Structural and mechanistic insights into the complexes formed by Wolbachia cytoplasmic incompatibility factors

Y. Xiao, H. Chen, H. Wang, M. Zhang, X. Chen, J. M. Berk, L. Zhang, Y. Wei, W. Li, W. Cui, F. Wang, Q. Wang, C. Cui, T. Li, C. Chen, S. Ye, L. Zhang, X. Ji, J. Huang, W. Wang, Z. Wang, M. Hochstrasser and H. Yang,  Proceedings of the National Academy of Sciences,  118. 2021.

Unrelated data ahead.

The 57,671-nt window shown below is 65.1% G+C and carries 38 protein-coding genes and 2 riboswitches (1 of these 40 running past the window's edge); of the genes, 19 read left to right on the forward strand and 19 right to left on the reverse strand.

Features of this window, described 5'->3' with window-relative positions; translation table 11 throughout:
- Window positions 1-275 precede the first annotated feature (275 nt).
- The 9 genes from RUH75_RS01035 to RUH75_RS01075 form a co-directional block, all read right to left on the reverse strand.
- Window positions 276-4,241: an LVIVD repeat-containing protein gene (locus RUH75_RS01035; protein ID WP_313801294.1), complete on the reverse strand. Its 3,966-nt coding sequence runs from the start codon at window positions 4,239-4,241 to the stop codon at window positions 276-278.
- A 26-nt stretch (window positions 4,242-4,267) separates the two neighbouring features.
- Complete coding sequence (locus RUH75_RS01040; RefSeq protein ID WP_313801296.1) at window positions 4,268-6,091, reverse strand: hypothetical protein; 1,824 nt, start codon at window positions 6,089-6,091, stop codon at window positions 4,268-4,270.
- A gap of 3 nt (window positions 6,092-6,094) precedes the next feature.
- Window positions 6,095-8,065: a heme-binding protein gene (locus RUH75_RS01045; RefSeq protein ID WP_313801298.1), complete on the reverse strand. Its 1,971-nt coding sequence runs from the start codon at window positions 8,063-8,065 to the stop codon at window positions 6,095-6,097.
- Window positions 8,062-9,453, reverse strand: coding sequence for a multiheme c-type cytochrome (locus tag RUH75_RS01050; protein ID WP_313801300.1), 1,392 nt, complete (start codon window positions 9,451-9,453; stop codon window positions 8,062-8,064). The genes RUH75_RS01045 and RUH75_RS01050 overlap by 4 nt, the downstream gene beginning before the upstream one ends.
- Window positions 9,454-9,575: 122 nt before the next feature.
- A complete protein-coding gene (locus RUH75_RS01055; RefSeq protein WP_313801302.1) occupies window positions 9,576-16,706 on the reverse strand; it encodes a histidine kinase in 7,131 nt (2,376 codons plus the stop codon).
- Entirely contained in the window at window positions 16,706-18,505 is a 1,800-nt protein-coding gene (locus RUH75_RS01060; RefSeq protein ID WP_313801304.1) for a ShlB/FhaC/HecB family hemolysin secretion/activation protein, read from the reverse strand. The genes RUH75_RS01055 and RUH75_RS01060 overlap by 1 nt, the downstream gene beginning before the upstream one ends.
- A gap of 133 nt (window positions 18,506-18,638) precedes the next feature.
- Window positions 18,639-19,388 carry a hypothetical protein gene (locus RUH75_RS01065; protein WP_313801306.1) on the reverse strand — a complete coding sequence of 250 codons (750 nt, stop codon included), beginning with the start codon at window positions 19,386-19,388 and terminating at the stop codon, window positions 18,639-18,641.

Wolbachia bacteria, inherited through the female germ line, infect a large fraction of arthropod species. Many Wolbachia strains manipulate host reproduction, most commonly through cytoplasmic incompatibility (CI). CI, a conditional male sterility, results when Wolbachia-infected male insects mate with uninfected females; viability is restored if the female is similarly infected (called “rescue”). CI is used to help control mosquito-borne viruses such as dengue and Zika, but its mechanisms remain unknown. The coexpressed CI factors CifA and CifB form stable complexes in vitro, but the timing and function of this interaction in the insect are unresolved. CifA expression in the female germ line is sufficient for rescue. We report high-resolution structures of a CI-factor complex, CinA-CinB, which utilizes a unique binding mode between the CinA rescue factor and the CinB nuclease; the structures were validated by biochemical and yeast growth analyses. Importantly, transgenic expression in Drosophila of a nonbinding CinA mutant, designed based on the CinA-CinB structure, suggests CinA expressed in females must bind CinB imported by sperm in order to rescue embryonic viability. Binding between cognate factors is conserved in an enzymatically distinct CI system, CidA-CidB, suggesting universal features in Wolbachia CI induction and rescue.

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